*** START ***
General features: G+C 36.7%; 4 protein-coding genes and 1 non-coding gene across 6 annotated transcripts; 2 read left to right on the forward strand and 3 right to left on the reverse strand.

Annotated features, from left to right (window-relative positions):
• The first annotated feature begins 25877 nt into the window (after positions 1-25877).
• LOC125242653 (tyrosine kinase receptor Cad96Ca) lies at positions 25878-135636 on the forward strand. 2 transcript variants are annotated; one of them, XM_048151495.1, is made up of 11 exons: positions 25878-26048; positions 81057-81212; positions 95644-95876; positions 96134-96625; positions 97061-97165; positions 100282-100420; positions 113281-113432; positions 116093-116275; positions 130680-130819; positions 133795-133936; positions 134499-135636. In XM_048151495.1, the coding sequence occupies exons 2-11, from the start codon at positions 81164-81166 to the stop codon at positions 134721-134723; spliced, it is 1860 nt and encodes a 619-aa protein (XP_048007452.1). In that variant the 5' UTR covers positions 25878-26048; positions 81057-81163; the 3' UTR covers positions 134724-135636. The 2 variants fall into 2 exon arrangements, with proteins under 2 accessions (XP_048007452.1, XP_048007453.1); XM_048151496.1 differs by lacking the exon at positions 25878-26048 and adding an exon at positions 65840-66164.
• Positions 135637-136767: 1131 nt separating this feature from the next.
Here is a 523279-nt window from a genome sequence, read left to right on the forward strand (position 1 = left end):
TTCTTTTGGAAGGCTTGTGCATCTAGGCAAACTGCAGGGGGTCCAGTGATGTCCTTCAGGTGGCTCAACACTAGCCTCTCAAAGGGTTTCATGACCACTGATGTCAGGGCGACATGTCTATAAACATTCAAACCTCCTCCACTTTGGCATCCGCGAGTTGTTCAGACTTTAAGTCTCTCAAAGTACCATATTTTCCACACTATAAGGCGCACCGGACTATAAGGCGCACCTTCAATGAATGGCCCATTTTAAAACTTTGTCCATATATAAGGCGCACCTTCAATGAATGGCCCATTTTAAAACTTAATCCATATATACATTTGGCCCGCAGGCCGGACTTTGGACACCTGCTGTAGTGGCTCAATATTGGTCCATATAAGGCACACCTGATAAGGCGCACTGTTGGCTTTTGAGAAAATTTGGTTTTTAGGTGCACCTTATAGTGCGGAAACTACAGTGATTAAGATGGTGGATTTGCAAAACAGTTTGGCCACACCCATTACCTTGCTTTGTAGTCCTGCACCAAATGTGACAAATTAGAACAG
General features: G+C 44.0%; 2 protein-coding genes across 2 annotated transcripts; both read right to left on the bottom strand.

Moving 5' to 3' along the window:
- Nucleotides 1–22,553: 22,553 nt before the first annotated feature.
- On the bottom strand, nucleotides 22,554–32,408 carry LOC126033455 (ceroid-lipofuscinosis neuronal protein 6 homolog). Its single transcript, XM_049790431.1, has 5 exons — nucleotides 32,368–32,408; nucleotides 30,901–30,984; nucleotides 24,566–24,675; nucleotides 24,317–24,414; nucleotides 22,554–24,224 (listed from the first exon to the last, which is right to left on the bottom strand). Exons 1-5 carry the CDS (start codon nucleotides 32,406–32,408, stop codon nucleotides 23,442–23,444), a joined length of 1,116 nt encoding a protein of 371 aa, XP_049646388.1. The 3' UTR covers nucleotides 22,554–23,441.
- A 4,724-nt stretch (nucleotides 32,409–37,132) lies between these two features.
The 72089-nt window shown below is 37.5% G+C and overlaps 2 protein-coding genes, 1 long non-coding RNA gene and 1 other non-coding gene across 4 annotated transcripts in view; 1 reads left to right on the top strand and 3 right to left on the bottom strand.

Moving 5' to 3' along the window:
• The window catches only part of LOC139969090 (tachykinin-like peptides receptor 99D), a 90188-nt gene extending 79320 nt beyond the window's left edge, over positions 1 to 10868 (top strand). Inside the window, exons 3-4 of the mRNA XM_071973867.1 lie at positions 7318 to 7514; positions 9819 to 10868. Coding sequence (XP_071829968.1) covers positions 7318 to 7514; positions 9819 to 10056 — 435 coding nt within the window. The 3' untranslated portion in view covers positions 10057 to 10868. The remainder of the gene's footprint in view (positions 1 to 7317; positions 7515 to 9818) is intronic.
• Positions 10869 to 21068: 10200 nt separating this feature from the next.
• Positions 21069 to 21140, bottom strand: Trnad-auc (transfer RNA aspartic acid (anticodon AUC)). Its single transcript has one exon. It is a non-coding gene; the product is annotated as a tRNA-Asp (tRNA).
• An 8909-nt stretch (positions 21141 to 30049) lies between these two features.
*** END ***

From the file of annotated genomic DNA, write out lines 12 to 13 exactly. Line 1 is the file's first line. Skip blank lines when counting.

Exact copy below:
- A 4,724-nt stretch (nucleotides 32,409–37,132) lies between these two features.
The 72089-nt window shown below is 37.5% G+C and overlaps 2 protein-coding genes, 1 long non-coding RNA gene and 1 other non-coding gene across 4 annotated transcripts in view; 1 reads left to right on the top strand and 3 right to left on the bottom strand.